Welcome back to the fifth installment of our One Year Novel series! You should now be 10 weeks into our #OneYearNovel challenge, and you'll have completed your basic story premise, your story skeleton and your character profile sheets.
And now, it's time to move onto the fourth step: writing your story synopsis!
What is a synopsis, and why write one now?
For those unfamiliar with it, a synopsis is essentially a summary of your book and shows how your plot unfolds. Think of how a Wikipedia page or a book review would summarize a story — that's how a synopsis would look like!
Traditionally, a synopsis serves to familiarize your readers with the story, and is written after the novel is completed. It's also a way for writers to pitch their work to agents and publishers.
However, writing a synopsis can actually also be a part of the planning process. It's often written as a fleshed-out version of your story skeleton or outline, and leads into a detailed exploration of the plot (which we'll look at in the next installment). And that is why we've planned for you to write a synopsis so early in our One Year Novel schedule.
It's also important to note that synopsis written during the planning process will be much less detailed than one written for a completed novel — and that's completely ok! But regardless, your synopsis should contain these 3 essential parts.
The 3 Essential Parts of a Synopsis
1. A complete narrative arc
The general trajectory of your novel should have already been covered in your story skeleton. Now, it's time to put it into prose form! Your synopsis should summarize your entire story from inciting incident to its conclusion.
2. The main conflict
The conflict in your novel is what drives the entire story and what keeps the readers reading, so it's natural that you should include a brief description of your main conflict in your synopsis.
3. Your characters
And who can forget the characters? After filling out your character basics in the previous installment, it's good to establish your protagonist(s) and antagonist(s) in your synopsis and how they are involved in your story.
4 tips for writing your story synopsis
1. Emphasize main character motivations
Character motivations are one of the main drivers of the story. After all, the plot wouldn't progress if the main character(s) never acted on their goals and motivations.
So, when writing your synopsis, it's important to establish what is it that drives your main character to go through the plot and overcome the conflict. For Tangled, Rapunzel is motivated by her desire to see the floating lights. In The Hunger Games, Katniss is motivated by her desire to save her sister and come back home alive.
And if you're writing your synopsis as part of the One Year Novel series, you've probably already established your protagonist's motivations in the previous part (and if you haven't, it's time to go back and do that). Now, the key is to properly integrate their motivations into the plot!
2. Highlight the unique points of your novel
No writer wants to write a cookie-cutter piece that will be passed over by agents and publishers. That is why it's important to highlight any unique points of your novel, or to plan for ways to make your story stand out among others.
(Though, it should be mentioned that trying too hard to have unique features in your novel can sometimes be a detriment.)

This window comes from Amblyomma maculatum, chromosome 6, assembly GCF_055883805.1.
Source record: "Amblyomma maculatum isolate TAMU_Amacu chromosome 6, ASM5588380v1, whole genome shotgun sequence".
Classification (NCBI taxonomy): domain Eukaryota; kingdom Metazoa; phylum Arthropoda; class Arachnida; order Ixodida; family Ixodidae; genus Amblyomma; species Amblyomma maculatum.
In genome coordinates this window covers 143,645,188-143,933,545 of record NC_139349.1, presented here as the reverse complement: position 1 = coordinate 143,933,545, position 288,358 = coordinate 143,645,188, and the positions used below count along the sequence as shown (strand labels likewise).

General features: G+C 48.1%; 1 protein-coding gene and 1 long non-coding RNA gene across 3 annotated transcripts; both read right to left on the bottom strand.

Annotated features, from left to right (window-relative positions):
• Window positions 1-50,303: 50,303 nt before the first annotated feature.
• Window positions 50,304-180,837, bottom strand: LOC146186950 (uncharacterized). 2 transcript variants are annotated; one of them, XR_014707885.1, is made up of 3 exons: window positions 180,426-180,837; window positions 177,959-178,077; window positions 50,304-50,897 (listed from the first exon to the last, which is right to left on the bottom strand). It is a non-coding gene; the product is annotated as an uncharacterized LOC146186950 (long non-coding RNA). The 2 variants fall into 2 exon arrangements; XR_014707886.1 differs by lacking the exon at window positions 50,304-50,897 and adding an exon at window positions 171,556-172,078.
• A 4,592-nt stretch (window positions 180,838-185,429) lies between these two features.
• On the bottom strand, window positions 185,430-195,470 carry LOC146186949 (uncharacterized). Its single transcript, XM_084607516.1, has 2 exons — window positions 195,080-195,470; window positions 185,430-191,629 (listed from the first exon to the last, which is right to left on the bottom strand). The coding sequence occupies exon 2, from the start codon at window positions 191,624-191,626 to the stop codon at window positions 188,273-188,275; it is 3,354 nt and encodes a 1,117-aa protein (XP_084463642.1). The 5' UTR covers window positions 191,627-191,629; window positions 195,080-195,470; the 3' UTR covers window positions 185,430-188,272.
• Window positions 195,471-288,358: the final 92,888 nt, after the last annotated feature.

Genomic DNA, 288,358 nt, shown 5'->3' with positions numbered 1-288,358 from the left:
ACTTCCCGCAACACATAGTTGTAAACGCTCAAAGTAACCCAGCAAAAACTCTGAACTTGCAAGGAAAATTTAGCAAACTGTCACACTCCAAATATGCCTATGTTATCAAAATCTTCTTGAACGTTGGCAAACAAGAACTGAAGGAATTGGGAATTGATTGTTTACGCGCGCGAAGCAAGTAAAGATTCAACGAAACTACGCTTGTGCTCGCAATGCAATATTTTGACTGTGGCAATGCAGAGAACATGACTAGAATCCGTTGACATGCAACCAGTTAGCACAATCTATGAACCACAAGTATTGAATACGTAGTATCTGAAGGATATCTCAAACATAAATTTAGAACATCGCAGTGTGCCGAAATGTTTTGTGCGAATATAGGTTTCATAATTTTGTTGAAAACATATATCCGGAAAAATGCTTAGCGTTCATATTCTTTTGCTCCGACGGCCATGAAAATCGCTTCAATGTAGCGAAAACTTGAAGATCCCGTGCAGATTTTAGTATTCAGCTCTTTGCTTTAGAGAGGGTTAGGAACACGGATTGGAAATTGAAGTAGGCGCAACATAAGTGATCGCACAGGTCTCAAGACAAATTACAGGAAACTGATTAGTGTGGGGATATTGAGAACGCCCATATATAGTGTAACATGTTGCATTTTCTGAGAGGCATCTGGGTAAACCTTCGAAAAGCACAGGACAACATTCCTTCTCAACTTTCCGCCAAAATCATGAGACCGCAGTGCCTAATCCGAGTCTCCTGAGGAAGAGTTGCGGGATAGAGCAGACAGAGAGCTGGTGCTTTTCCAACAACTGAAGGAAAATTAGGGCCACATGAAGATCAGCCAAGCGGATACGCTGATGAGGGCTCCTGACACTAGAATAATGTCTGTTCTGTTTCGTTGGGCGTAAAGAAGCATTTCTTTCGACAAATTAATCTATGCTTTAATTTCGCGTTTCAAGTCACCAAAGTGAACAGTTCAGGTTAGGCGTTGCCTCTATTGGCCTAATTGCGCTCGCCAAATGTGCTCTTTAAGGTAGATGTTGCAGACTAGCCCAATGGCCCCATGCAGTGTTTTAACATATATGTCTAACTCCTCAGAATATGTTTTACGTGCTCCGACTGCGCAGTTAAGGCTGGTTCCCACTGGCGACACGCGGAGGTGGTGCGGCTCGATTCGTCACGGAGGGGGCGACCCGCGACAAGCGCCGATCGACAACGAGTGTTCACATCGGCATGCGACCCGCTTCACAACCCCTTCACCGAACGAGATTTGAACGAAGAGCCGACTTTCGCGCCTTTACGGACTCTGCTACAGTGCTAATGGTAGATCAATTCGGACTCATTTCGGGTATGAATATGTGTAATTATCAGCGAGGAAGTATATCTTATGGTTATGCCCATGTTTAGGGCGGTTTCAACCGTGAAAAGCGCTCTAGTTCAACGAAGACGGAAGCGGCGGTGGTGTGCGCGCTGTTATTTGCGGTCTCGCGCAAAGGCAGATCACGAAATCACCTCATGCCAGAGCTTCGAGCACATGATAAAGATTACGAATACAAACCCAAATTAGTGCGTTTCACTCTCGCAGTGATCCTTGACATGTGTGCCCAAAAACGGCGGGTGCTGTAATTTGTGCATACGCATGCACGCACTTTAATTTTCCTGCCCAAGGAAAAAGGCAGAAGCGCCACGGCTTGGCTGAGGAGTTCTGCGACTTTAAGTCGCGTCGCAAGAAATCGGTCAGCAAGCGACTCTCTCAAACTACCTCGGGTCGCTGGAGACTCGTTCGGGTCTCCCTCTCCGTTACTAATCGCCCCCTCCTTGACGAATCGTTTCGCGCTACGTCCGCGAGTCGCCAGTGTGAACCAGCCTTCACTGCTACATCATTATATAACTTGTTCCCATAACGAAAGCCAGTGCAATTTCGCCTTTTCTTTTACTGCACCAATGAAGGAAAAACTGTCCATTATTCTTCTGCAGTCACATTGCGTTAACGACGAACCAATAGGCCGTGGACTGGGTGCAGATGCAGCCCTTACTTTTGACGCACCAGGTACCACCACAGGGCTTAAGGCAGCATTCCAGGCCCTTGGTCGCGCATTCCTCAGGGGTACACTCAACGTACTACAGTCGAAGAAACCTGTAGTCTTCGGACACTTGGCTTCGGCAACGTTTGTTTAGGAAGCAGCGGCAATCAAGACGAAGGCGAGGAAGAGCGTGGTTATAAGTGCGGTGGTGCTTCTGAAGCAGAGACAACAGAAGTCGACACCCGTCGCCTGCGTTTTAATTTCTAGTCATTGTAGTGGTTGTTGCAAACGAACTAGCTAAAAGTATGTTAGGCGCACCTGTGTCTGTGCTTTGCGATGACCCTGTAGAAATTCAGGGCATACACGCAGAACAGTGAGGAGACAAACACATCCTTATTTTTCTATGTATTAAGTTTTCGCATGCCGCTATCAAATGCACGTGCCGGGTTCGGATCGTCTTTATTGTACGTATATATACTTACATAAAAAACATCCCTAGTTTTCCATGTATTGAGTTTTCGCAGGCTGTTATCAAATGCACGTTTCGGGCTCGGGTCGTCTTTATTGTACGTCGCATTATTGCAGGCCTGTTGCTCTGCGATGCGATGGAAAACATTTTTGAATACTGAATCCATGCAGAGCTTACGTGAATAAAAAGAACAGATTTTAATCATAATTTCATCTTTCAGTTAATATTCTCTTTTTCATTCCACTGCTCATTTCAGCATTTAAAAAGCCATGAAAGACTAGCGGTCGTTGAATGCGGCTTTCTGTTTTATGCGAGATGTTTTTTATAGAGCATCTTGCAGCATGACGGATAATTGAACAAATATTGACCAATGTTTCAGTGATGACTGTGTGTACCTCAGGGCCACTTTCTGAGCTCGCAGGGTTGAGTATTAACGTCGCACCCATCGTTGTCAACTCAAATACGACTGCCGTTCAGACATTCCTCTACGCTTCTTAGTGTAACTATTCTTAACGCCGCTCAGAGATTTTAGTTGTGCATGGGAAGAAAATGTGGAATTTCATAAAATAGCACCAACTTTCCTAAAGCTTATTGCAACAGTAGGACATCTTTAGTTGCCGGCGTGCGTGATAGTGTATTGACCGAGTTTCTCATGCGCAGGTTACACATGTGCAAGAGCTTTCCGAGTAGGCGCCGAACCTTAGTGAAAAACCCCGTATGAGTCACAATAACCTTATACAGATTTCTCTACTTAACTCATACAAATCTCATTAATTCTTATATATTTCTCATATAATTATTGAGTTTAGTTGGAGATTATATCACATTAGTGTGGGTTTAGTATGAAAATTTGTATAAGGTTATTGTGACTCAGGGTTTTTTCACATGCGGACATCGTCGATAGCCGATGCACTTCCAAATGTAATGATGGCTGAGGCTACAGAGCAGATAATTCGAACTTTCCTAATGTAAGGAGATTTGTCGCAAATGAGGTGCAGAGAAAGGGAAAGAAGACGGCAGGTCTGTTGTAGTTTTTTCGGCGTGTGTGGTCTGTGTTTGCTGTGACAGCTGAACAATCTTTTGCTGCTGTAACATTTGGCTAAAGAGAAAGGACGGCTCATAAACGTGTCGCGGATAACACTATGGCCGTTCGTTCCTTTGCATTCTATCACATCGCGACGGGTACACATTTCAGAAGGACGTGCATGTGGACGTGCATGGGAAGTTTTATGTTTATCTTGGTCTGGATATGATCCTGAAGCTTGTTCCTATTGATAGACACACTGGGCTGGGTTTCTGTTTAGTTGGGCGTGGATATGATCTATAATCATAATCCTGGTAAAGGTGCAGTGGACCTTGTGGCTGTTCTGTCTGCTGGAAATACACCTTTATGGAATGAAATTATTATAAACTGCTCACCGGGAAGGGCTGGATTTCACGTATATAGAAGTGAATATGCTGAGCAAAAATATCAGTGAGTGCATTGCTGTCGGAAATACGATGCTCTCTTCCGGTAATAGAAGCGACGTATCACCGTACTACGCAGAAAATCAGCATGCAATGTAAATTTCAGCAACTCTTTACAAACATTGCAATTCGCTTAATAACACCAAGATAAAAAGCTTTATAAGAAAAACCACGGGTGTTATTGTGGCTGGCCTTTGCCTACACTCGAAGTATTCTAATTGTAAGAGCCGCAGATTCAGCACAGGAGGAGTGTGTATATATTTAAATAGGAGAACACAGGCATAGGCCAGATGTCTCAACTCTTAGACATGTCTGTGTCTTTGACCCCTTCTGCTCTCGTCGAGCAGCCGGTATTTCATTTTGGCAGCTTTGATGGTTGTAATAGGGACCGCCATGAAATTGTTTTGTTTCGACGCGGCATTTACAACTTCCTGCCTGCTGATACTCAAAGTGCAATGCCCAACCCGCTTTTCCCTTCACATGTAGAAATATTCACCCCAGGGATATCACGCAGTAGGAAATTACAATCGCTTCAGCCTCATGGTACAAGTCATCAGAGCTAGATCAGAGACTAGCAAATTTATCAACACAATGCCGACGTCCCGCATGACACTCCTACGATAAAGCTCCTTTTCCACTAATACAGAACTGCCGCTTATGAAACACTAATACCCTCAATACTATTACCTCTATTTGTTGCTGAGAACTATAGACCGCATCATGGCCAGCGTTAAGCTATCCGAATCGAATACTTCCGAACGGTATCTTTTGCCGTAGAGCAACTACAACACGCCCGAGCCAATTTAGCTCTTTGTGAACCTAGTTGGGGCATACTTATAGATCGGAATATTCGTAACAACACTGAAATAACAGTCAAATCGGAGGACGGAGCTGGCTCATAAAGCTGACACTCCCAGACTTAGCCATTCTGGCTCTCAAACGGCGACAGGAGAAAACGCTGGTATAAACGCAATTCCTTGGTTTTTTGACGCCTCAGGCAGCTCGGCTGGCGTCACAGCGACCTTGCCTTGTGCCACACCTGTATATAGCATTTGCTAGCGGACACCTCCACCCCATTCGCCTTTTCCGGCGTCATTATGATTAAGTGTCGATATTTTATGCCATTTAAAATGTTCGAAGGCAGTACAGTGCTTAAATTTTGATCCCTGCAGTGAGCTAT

Some examples of unique features include:
- An unexpected plot twist
- An unreliable narrator
- A subversion of genre stereotypes and conventions
3. Make sure it all flows
For those who have been following our One Year Novel challenge, you'll likely be crafting a synopsis out from your story outline. When doing so, you'll need to put in extra effort to connect the different parts of your story in a coherent and cohesive manner!
Address questions like "how does the introduction lead to the inciting incident?", or "how does the protagonist get out of trouble here?" will help you connect key story beats. You will be, essentially, filling in the blanks in your story skeleton and paving a foundation upon which you can further develop later.
For now, a simple and brief connector will do. In the next part of our One Year Novel series, we'll be going back and refining the connections between the key story beats.
4. Look at professional synopses
There's no better way to learn how to write a synopsis than by taking a look at how they are professionally written! That said, looking at professional examples too often can cause your own synopsis to become stale and formulaic. Instead, use professionally written synopses as a guide when you're editing and refining your synopsis.
Here's an example of how you can write a synopsis out of a story outline, using Charles Dickens' Great Expectations. Here, we have laid out the story outline of Great Expectations using Freytag's Pyramid, one of the most common types of narrative structure, using JotterPad.
This is a synopsis of Great Expectations written in the Oxford Companion to English Literature, corresponding to each part of Freytag's Pyramid. You can tell how it is basically a fleshed-out version of the story outline written above. In addition to that, the synopsis has cleverly included key character motivations (Pip falling in love with Estella) as well as some details about Pip's backstory (being brought up by his sister and her husband).
This is just an example of how a professionally-written synopses can guide you through writing your own synopsis.
Whether you're writing a synopsis as part of the One Year Novel challenge, or to make a pitch for your novel, we hope that this has been helpful. To our One Year Novel series followers, have fun and good luck, and we'll see you in the next one!